The second stanza has two sentences. The first line makes up one of them and it provides a musical intensity of fricative consonants (s/f/z/sh) in the opening words (Your soft toys shift and slide). This onomatopoeic effect directly mimics the sounds of the toys as they are moved by the duvet being straightened. The rest of the stanza divides into two, though it is one sentence.
The first part takes the sliding of toys and transfers this movement metaphorically to the mind, which for a moment moves from the present to think of ‘small absent ones I cared for in passing’. We are not told whether these are other children who have grown up (or died?) but it seems less sad and more casual than this, and could refer to foster children or friends’ children or other family members, but seems to only occupy the narrator momentarily as she is back in the room by the second half of the sentence.
The dynamics of the narrator’s mind seems to have its own will as it slides of its own volition and the effect is of the narrator watching her own mind wandering, which evokes one of the manifestations of being half asleep.
The mind then brings the narrator back into the room by ‘dusting the bunk of a girl newly turned from the wall in sleep’. It seems odd for a moment to find the child referred to in the third person, as she has been you until now. But this is the word which cements our understanding that it is the mind which is dusting the bunk and not the narrator, who would have continued to use the second person.
And here we are, at my favourite spot in the poem; the one that made me choose it to write about. The opening line-and-a-bit of the third stanza is an adverbial clause:
‘Edging between the wall and the soft anchorage
of the bed’.
Why is this so effective? Well for a start, I think it sums up perfectly the vulnerability of human beings getting up from a deep sleep in the night when our surroundings, however, familiar, seem less safe than in the daytime. Here, we have a bed which is quite near the wall, so the narrator needs to edge between them.
But more importantly, the bed is the safe place, which is captured perfectly by anchorage, summoning up as it does the sense of a voyager who has found somewhere secure to stop for a rest. But of course a bed is much softer than your average anchorage and the fricative sounds of the resulting phrase soft anchorage make the point in sound as well as meaning.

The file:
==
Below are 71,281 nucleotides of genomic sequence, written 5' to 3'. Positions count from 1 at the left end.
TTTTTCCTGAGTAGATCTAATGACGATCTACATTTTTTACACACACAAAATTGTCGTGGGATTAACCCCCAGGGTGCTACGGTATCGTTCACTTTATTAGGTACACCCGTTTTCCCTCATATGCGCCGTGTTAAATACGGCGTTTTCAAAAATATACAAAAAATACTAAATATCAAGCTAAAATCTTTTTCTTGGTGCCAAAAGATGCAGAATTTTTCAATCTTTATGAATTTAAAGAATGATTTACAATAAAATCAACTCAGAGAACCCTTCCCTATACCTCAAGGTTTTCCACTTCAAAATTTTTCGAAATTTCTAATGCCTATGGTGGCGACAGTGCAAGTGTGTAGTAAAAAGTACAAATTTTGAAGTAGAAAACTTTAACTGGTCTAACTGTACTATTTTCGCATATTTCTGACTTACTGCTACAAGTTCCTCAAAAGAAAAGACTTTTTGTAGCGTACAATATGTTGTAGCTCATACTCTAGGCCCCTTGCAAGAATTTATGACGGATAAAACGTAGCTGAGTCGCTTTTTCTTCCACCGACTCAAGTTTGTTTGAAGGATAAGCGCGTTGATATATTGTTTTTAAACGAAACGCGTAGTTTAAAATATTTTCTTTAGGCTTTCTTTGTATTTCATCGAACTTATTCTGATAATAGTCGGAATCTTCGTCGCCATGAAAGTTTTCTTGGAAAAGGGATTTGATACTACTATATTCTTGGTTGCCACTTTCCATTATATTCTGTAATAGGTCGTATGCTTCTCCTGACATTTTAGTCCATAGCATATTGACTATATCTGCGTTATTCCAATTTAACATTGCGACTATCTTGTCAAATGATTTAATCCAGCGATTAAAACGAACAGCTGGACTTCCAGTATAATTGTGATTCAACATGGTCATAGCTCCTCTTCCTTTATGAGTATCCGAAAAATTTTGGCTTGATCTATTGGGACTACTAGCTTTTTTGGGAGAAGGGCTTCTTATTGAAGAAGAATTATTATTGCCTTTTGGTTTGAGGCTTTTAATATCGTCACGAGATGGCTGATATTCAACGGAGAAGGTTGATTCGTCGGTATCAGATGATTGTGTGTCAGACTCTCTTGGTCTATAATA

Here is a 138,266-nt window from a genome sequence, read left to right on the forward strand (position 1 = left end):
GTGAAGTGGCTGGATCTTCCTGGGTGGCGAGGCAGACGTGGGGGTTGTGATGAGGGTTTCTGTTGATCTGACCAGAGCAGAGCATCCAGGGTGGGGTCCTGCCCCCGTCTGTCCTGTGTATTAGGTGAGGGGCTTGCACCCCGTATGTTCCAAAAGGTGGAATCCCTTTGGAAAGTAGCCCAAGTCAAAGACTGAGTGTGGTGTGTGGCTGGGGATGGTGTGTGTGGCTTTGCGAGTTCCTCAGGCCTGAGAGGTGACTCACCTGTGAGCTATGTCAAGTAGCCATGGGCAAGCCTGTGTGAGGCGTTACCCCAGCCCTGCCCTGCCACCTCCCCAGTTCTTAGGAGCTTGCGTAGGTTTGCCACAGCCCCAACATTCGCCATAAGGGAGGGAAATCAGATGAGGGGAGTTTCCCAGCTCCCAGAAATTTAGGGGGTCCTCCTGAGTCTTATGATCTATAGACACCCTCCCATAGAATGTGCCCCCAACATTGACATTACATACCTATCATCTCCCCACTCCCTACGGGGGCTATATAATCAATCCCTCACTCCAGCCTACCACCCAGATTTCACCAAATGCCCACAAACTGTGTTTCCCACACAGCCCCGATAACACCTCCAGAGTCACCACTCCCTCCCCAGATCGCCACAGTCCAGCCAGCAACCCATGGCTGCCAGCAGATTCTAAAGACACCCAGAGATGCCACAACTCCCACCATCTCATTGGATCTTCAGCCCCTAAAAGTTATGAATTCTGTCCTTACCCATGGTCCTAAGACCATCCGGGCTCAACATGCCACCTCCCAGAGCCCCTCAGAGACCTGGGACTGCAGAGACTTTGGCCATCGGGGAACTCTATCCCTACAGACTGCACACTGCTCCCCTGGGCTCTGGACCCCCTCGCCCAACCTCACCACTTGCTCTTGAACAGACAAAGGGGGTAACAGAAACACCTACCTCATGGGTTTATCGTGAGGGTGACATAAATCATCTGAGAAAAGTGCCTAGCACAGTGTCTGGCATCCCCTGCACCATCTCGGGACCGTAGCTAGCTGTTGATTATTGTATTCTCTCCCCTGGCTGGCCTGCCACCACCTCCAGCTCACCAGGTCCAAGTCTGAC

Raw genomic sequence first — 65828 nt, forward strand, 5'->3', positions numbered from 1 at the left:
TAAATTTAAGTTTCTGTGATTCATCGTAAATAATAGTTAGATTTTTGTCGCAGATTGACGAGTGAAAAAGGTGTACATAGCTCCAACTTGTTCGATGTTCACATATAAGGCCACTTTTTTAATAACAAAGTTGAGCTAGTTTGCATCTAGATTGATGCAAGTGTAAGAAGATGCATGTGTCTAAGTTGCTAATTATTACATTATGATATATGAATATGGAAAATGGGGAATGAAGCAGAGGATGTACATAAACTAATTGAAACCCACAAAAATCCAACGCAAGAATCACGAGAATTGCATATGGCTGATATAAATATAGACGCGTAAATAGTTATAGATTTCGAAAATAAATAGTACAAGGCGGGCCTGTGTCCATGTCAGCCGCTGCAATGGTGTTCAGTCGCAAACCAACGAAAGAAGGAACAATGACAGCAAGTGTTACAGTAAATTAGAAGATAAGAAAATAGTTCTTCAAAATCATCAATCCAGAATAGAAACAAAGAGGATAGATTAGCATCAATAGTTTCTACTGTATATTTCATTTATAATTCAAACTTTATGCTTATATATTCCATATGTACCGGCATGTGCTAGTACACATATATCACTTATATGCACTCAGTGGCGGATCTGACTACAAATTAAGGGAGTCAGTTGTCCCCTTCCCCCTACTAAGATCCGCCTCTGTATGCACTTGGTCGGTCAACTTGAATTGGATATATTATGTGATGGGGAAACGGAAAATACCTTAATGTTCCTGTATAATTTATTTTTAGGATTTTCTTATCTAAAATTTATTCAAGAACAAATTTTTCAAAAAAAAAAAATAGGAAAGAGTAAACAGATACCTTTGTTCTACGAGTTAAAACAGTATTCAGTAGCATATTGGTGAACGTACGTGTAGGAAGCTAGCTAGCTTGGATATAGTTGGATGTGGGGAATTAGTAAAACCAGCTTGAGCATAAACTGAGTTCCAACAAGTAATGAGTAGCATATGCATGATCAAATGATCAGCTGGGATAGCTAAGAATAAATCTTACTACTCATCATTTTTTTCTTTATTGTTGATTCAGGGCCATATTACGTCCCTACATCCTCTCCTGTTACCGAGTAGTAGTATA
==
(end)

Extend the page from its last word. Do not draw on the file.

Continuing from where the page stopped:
This arrival back to the narrator’s own bed is less immediate than the opening move to the child’s room. This longer journey is captured by the long adverbial discussed in the previous paragraph. The next few words get us to the crux of this final sentence, which lasts for the whole stanza, just like the first one. But in this case, the action is split into three: ‘I turn my bedspread back’; ‘lay hands along its length’ and ‘see how awkwardly it rucks’. None of these three actions involve snuggling down into the bed or going to sleep.
There are three actions, which rhetorically sounds like a complete set of actions. We don’t get a sense that there is going to be any sleep soon. Nothing is quite right here and unlike the child who can be soothed and covered over when she cries out, the adult in the poem has no such comfort. The final line provides a hint of this discomfort by recasting the complement of the final action (‘see how awkwardly it rucks’) instead as how hard it is to settle it enough.
My mind slides back to those small absent children ...
Lesley Jeffries is Professor of English Language and Linguistics at the University of Huddersfield. She is the author of a number of books and articles on the language of poetry, including The Language of Twentieth Century Poetry (Palgrave 1993). She is working on a new book on the language of contemporary poetry. She also works on political language, which is not so different from poetry at times.